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Published on August 17, 2015

An iPod, an old-time playlist, and a life of memoriesAn iPod, an old-time playlist, and a life of memories

The woman, well into her 80s, sat nearly lifeless in a wheelchair, eyes drooping, arms listless upon her lap, isolated amid the activity around her.

Jenny Rapp approached her quietly and gently placed a set of earphones attached to an iPod shuffle around her head. Minutes passed. The woman’s eyelids began to quiver, then open wider and wider. The deep lines around her mouth formed a slight smile. She slowly lifted her hands to her ears.

The elegance of Ella Fitzgerald, the mystery of Billie Holiday and other once-familiar tunes triggered distant memories, awakening long-lost experiences trapped deeply within her deteriorating brain.

Soon, prompted by Rapp, she talked of the time she first danced with her future husband more than six decades ago.

Music and memory.

Rapp, an assistant activities director at JML Care Center in Falmouth, along with Director Tina Newcombe, are like explorers reaching back into the recesses of their residents’ minds, watching and listening ever so attentively to discover what lyric, what chorus or note might accomplish what pills often can’t.

Most of their long-term care patients, who are in their 80s and 90s, are suffering the ravages of Alzheimer’s disease. Some recede into total silence. Others erupt in anger, triggered by confusion at not remembering the most intimate details of their lives.

Yet somehow, music can bring a glitter to lifeless eyes, a shuffle to an aging gate, a salve to burning frustrations. It’s not a panacea. But the joy it brings may last an hour or more a day, and can be shared by a loving spouse, daughter or son.

“Through music, they are being pulled back into the world,” Rapp said. “Suddenly they are engaged. It brings joy to their loved ones instead of guilt and longing.”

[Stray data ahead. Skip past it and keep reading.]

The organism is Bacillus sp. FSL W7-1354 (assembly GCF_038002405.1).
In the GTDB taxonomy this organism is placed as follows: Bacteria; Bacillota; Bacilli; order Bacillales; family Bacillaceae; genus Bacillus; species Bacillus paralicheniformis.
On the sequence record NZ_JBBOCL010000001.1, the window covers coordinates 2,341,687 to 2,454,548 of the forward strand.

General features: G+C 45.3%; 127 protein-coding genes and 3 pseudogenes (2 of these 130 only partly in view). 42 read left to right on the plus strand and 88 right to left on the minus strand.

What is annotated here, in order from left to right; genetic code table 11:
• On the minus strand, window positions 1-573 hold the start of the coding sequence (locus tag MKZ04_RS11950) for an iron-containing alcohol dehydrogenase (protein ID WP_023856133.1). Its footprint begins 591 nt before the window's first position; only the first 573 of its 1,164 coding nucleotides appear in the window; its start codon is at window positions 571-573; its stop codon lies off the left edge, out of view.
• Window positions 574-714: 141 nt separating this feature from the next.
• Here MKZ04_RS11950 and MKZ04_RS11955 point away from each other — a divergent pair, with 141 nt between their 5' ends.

Music has long been a staple of life at JML and other long-term care facilities. Musicians, usually volunteers, come to play the piano or guitar, even a harp, in the lobby or dining room. Sometimes, a singer or small chorale group from nearby Cape Cod Conservatory or a local school performs.

And there is plenty of empirical and anecdotal evidence that music stirs the heart strings of nursing home patients. “But this is different,” Newcombe said. “There’s something empowering that happens when a patient has his own iPod, her own customized music.”

The iPods are the result of MUSIC & MEMORY, a nonprofit founded nine years ago by Dan Cohen, whose eclectic career combined social work and technology. Cohen had a simple idea: If he ended up in a nursing home, he wanted to be able to listen to his favorite ‘60s music. And then he thought: Why not bring used iPods into nursing homes to provide personalized music for residents.

Cohen began to imagine IPods in all 16,000 long-term care facilities across the United States. He volunteered at a local nursing home in the New York area and began creating personalized playlists for residents.

It worked. A miracle the first time, then a revelation, then a movement.

The Shelley & Donald Rubin Foundation provided funds to purchase 200 IPods for four nursing homes. In 2010, Cohen founded MUSIC & MEMORY and took the personalized music program to hundreds of facilities in the U.S. and Canada.

The nonprofit helps facilities like JML, part of Cape Cod Healthcare, obtain digital music players, headphones, music, training, support and formal MUSIC & MEMORY certification.

The center’s first iPods and headphones came by way of a modest bequest from a former resident, who lived past 100. “She was a real toe tapper who even played the trumpet,” Newcombe recalled. Ten more sets were donated by Apple.

Among the residents are scientists and aerospace engineers, actors and authors, teachers and doctors, Rapp added.  “They are members of the greatest generation who fought in World War II. They helped build our country. Their stories still need to be told.”

The music program helps some residents emerge from their isolation and begin communicating with others.  “Sometimes, they start singing,” Newcombe said. “They may be listening to Glenn Miller and are transported back to that place in time. They will start talking about the war. They will recite a conversation they had with someone back then.”
Newcombe and Rapp, both certified by MUSIC & MEMORY, are now educating other staff so the program can operate night and day.

“Some residents might be insomniacs and need their iPods at 1 in the morning,” Newcombe said.

Both Rapp and Newcombe are fierce advocates of providing what they call “whole person care” to their elderly charges. “It’s not sufficient for patients to just have the security of a bed and food and medical care,” Newcombe said . “They need to be stimulated socially, emotionally. They deserve a proud quality of life.

“We’re on the road to discovery. I can only tell you what we are seeing, and it is working.”